Sep 22 2010 Harrow Observer
The work of architect Charles Holden, the man behind Sudbury Town Tube station and many others, is being celebrated in an exhibition. ROSIE CHRISTOPHER finds out more
AN ARCHITECT who designed many Tube stations in north-west London is being celebrated at the Victoria and Albert Museum.
Charles Holden was behind more than 40 of the 270 stations that make up the London Underground network. Between 1930 and 1935, he worked on stations on the Piccadilly line, including Rayners Lane, Alperton, Eastcote, South Harrow, Uxbridge, Sudbury Town and Ruislip Manor.
The exhibition at the museum in Kensington, central London will comprise photographs, film clips, posters and original drawings, displayed in chronological order to allow people to view all aspects of, and the story behind, Holden's work.
It will also explore the influence Holden's architecture had on the suburbs that developed as a result of stations, along with his wider impact on Tube station architecture.
Fiona Orsini, assistant curator of the drawings and archives collections at the Royal Institute of British Architects at the V&A, who lives in Harrow, said: "I have always been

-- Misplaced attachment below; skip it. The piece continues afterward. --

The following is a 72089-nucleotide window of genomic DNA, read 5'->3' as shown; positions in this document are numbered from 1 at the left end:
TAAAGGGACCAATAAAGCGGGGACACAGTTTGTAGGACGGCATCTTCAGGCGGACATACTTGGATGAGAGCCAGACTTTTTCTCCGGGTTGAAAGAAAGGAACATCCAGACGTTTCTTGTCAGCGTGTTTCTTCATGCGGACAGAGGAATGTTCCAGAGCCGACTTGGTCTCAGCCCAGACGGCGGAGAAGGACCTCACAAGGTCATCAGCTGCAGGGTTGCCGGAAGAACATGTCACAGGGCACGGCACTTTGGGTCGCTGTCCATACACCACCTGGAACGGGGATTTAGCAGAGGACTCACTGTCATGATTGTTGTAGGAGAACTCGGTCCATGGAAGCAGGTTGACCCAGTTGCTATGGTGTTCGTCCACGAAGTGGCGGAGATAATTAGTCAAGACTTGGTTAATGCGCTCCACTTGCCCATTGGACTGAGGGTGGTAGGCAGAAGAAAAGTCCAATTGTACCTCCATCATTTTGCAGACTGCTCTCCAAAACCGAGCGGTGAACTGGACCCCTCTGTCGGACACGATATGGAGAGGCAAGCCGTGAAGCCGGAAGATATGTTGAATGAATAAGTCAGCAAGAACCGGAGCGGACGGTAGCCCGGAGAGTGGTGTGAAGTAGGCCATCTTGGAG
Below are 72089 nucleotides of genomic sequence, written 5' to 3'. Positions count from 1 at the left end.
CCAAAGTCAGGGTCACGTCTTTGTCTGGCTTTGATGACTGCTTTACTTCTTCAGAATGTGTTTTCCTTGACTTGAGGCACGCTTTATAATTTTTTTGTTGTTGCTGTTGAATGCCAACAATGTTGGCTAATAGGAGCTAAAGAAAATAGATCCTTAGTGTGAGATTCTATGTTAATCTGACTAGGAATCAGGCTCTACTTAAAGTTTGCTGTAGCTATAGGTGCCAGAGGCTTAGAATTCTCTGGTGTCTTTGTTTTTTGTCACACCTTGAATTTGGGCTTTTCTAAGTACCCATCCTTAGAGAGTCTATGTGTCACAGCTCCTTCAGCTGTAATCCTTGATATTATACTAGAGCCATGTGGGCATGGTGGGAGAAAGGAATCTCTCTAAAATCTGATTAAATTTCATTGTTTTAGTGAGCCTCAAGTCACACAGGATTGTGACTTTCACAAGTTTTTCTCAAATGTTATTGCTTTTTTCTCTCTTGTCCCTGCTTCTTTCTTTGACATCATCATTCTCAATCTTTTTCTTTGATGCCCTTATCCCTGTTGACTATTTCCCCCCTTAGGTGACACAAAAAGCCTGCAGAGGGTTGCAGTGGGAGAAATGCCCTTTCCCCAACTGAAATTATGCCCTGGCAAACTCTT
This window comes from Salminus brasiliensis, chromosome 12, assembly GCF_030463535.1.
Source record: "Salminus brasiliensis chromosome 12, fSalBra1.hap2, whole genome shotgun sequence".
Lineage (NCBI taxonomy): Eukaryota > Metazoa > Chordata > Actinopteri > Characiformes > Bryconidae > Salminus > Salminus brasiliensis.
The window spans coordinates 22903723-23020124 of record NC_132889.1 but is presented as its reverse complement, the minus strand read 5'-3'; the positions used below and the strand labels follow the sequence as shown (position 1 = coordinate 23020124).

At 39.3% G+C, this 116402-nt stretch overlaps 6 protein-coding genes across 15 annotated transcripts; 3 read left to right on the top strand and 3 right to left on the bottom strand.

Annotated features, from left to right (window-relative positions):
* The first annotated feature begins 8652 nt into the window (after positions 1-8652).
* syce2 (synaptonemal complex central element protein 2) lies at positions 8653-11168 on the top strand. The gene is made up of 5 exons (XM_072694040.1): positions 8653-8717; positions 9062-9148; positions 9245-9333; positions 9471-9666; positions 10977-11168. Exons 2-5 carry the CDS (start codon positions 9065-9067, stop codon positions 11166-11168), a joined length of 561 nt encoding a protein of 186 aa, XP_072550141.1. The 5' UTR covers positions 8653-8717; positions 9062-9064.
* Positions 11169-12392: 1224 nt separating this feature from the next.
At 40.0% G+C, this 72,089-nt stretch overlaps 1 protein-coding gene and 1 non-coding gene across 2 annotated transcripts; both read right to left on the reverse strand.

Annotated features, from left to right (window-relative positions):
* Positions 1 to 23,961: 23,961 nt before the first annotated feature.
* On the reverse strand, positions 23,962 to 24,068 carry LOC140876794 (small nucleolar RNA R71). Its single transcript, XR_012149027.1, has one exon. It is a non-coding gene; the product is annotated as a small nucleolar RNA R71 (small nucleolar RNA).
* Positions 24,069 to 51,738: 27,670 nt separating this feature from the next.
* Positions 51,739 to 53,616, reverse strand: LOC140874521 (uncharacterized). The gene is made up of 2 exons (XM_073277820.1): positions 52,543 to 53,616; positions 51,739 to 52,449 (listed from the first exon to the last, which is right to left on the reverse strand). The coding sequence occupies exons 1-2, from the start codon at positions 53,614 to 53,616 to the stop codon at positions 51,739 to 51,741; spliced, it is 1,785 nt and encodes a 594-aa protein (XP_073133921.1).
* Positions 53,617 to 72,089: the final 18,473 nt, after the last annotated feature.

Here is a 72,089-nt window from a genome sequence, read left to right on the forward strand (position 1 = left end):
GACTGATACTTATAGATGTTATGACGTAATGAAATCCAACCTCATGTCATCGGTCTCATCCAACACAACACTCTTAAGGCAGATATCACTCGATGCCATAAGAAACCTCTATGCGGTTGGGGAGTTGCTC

interested in Holden's designs, even when I worked at the London Transport Museum, but I discovered when I went to work at the V&A that they had archives for all of Holden's stations.
"My local station is Rayners Lane, so my commute to work is on the Piccadilly line. Every day I see Holden's work for myself.
"Holden's designs reflect that, for him, it was much more than just about the station, he wanted to tell a story through his designs.
"All his work blends together and complements each other, making the whole package. He liked to get involved in every detail including the lighting inside the stations."
Holden's style can be recognised best by his own description of his work as 'brick boxes with concrete lids'. He continued to use this style throughout his earlier projects, but later adapted the box to become cylinder or dome shaped, his aim being to create striking buildings that were fit for purpose.
He originally used stone but changed to brick when the stone proved too expensive.
The first of Holden's Tube stations for London Transport chief executive Frank Pick was Sudbury Town, which opened